After a relatively uneventful period, three recent events in Vanuatu are relevant for relations with Abkhazia.
First, on 18 March Radio New Zealand International reported that Foreign Minister Alfred Carlot had over the weekend declared in a Radio Vanuatu interview that Vanuatu wanted to establish diplomatic relations with Georgia. And Director-General of the Ministry Johnny Koanapo denied to Radio New Zealand International that Vanuatu had ever established relations with Abkhazia, stating that the document signed at the time had only been a statement of intention.
Then, only a week later, the government of Prime Minister Sato Kilman was overturned in a no-confidence motion. In the new government, led by Moana Carcasses, Carlot was replaced as Foreign Minister by opposition leader Edward Natapei, an opponent of the recognition of Abkhazia.
And lastly, one of the very first acts of the new government was Natapei’s dismissal of Ti Tham Goiset as (designated) Ambassador to Russia and the Eastern Countries, including, presumably, at some future point, Abkhazia.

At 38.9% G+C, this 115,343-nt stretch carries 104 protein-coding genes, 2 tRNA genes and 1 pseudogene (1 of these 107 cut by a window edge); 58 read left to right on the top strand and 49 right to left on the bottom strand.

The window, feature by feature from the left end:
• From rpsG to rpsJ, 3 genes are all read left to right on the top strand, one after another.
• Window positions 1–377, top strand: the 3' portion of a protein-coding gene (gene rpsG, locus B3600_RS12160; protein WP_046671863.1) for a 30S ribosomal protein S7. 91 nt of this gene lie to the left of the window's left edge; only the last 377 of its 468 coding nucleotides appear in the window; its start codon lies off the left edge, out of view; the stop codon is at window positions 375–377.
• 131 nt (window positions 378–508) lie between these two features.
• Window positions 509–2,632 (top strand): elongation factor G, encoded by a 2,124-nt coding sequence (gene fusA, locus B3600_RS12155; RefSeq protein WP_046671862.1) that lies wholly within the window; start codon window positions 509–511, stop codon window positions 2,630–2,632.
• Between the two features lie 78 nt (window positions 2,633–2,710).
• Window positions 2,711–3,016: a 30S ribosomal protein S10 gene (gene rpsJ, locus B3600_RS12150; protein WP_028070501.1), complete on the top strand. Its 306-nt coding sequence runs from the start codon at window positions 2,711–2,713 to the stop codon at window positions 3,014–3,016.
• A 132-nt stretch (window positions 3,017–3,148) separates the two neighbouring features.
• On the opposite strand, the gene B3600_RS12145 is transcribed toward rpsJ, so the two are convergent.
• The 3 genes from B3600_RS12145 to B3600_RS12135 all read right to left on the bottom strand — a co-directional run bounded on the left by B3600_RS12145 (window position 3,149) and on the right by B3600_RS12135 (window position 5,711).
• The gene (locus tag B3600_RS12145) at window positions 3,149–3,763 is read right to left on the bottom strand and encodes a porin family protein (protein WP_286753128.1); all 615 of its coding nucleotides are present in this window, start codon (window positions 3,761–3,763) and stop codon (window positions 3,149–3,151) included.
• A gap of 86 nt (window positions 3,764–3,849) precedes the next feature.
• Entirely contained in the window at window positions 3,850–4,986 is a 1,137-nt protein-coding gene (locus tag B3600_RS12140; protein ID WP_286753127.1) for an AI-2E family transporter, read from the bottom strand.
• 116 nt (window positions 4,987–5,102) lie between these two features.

Koanopa’s statement seems patently false, as the document signed at the time was made public, and it unambiguously establishes diplomatic relations with immediate effect, and Foreign Minister Carlot is on record as reaffirming Vanuatu’s recognition of Abkhazia and the establishment of diplomatic relations, with the government’s official website carrying a message to the same effect.
It is worth noting that Koanopa did not deny that Vanuatu has recognised Abkhazia’s independence, and that Natapei has not addressed this either. Moreover, Abkhazian Prime Minister Leonid Lakerbaia has congratulated Carcasses with his appointment, and likewise, Foreign Minister Viacheslav Chirikba Natapei with his. Perhaps ni-Vanuatu officials have accepted that the recognition of Abkhazia cannot really be undone (unlike diplomatic relations, which can be broken off).
It should also be pointed out that ni-Vanuatu officials have a record of issuing contradictory statements. Thus, for example, the scandal that has plagued Vanuatu in recent months is that of the super-yacht Phocea. Towards the end of February, Phocea was issued provisional registration by the Maritime Technical Advisory Committee so it could leave Vanuatu. A week later, the Minister of Finance declared the committee ‘unqualified’, because “the Maritime Authority which appointed the Committee has been defunct since 2007″.